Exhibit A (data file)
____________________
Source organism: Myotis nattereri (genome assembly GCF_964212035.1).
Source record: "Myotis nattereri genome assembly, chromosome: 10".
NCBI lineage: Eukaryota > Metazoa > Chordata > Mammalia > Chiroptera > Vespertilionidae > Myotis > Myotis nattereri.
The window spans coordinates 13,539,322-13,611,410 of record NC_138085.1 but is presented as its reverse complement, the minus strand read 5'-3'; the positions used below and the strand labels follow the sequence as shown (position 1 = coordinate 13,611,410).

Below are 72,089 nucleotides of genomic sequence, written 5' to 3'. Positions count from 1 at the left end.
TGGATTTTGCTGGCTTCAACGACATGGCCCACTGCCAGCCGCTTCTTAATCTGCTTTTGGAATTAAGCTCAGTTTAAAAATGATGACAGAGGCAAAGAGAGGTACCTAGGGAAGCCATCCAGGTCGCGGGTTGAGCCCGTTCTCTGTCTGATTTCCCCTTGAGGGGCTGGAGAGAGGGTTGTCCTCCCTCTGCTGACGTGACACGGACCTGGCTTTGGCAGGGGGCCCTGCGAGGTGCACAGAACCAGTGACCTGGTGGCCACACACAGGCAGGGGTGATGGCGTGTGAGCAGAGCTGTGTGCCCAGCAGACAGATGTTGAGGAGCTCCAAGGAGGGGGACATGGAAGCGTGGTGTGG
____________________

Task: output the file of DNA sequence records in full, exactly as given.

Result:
Source organism: Myotis nattereri (genome assembly GCF_964212035.1).
Source record: "Myotis nattereri genome assembly, chromosome: 10".
NCBI lineage: Eukaryota > Metazoa > Chordata > Mammalia > Chiroptera > Vespertilionidae > Myotis > Myotis nattereri.
The window spans coordinates 13,539,322-13,611,410 of record NC_138085.1 but is presented as its reverse complement, the minus strand read 5'-3'; the positions used below and the strand labels follow the sequence as shown (position 1 = coordinate 13,611,410).

Below are 72,089 nucleotides of genomic sequence, written 5' to 3'. Positions count from 1 at the left end.
TGGATTTTGCTGGCTTCAACGACATGGCCCACTGCCAGCCGCTTCTTAATCTGCTTTTGGAATTAAGCTCAGTTTAAAAATGATGACAGAGGCAAAGAGAGGTACCTAGGGAAGCCATCCAGGTCGCGGGTTGAGCCCGTTCTCTGTCTGATTTCCCCTTGAGGGGCTGGAGAGAGGGTTGTCCTCCCTCTGCTGACGTGACACGGACCTGGCTTTGGCAGGGGGCCCTGCGAGGTGCACAGAACCAGTGACCTGGTGGCCACACACAGGCAGGGGTGATGGCGTGTGAGCAGAGCTGTGTGCCCAGCAGACAGATGTTGAGGAGCTCCAAGGAGGGGGACATGGAAGCGTGGTGTGG